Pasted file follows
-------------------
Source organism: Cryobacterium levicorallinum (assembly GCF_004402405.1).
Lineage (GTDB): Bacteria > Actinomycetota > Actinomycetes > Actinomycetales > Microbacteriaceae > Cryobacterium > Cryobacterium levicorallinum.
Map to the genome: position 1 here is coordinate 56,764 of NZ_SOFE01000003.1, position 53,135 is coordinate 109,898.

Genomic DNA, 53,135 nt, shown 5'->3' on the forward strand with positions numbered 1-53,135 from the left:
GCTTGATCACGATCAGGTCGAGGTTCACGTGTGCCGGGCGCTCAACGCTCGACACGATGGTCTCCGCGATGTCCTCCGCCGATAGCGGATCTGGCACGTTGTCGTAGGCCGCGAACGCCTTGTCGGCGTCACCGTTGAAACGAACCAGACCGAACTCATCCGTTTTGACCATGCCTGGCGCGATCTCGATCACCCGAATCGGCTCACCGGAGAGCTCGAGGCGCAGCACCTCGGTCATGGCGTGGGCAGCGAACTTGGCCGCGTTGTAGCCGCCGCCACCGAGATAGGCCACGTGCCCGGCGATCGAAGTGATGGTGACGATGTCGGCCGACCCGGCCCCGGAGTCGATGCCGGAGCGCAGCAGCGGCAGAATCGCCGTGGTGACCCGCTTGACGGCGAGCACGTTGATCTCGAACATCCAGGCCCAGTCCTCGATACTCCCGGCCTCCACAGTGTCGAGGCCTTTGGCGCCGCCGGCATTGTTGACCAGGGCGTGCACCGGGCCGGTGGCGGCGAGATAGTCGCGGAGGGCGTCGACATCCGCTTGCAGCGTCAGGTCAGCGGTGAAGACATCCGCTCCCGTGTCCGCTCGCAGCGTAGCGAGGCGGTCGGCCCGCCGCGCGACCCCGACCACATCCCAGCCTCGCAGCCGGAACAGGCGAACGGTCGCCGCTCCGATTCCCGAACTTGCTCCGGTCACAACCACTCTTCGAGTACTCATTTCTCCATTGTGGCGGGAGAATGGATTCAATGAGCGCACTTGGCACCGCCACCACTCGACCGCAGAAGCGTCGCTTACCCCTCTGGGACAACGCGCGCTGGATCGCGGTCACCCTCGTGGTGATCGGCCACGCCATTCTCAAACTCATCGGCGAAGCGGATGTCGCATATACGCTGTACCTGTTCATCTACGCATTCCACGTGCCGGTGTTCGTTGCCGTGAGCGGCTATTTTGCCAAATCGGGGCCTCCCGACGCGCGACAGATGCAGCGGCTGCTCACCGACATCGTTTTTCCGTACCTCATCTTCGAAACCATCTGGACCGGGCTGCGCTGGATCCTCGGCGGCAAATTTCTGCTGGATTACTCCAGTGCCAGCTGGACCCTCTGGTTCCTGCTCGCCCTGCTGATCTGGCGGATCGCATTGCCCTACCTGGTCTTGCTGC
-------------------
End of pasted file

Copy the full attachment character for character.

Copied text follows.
Source organism: Cryobacterium levicorallinum (assembly GCF_004402405.1).
Lineage (GTDB): Bacteria > Actinomycetota > Actinomycetes > Actinomycetales > Microbacteriaceae > Cryobacterium > Cryobacterium levicorallinum.
Map to the genome: position 1 here is coordinate 56,764 of NZ_SOFE01000003.1, position 53,135 is coordinate 109,898.

Genomic DNA, 53,135 nt, shown 5'->3' on the forward strand with positions numbered 1-53,135 from the left:
GCTTGATCACGATCAGGTCGAGGTTCACGTGTGCCGGGCGCTCAACGCTCGACACGATGGTCTCCGCGATGTCCTCCGCCGATAGCGGATCTGGCACGTTGTCGTAGGCCGCGAACGCCTTGTCGGCGTCACCGTTGAAACGAACCAGACCGAACTCATCCGTTTTGACCATGCCTGGCGCGATCTCGATCACCCGAATCGGCTCACCGGAGAGCTCGAGGCGCAGCACCTCGGTCATGGCGTGGGCAGCGAACTTGGCCGCGTTGTAGCCGCCGCCACCGAGATAGGCCACGTGCCCGGCGATCGAAGTGATGGTGACGATGTCGGCCGACCCGGCCCCGGAGTCGATGCCGGAGCGCAGCAGCGGCAGAATCGCCGTGGTGACCCGCTTGACGGCGAGCACGTTGATCTCGAACATCCAGGCCCAGTCCTCGATACTCCCGGCCTCCACAGTGTCGAGGCCTTTGGCGCCGCCGGCATTGTTGACCAGGGCGTGCACCGGGCCGGTGGCGGCGAGATAGTCGCGGAGGGCGTCGACATCCGCTTGCAGCGTCAGGTCAGCGGTGAAGACATCCGCTCCCGTGTCCGCTCGCAGCGTAGCGAGGCGGTCGGCCCGCCGCGCGACCCCGACCACATCCCAGCCTCGCAGCCGGAACAGGCGAACGGTCGCCGCTCCGATTCCCGAACTTGCTCCGGTCACAACCACTCTTCGAGTACTCATTTCTCCATTGTGGCGGGAGAATGGATTCAATGAGCGCACTTGGCACCGCCACCACTCGACCGCAGAAGCGTCGCTTACCCCTCTGGGACAACGCGCGCTGGATCGCGGTCACCCTCGTGGTGATCGGCCACGCCATTCTCAAACTCATCGGCGAAGCGGATGTCGCATATACGCTGTACCTGTTCATCTACGCATTCCACGTGCCGGTGTTCGTTGCCGTGAGCGGCTATTTTGCCAAATCGGGGCCTCCCGACGCGCGACAGATGCAGCGGCTGCTCACCGACATCGTTTTTCCGTACCTCATCTTCGAAACCATCTGGACCGGGCTGCGCTGGATCCTCGGCGGCAAATTTCTGCTGGATTACTCCAGTGCCAGCTGGACCCTCTGGTTCCTGCTCGCCCTGCTGATCTGGCGGATCGCATTGCCCTACCTGGTCTTGCTGC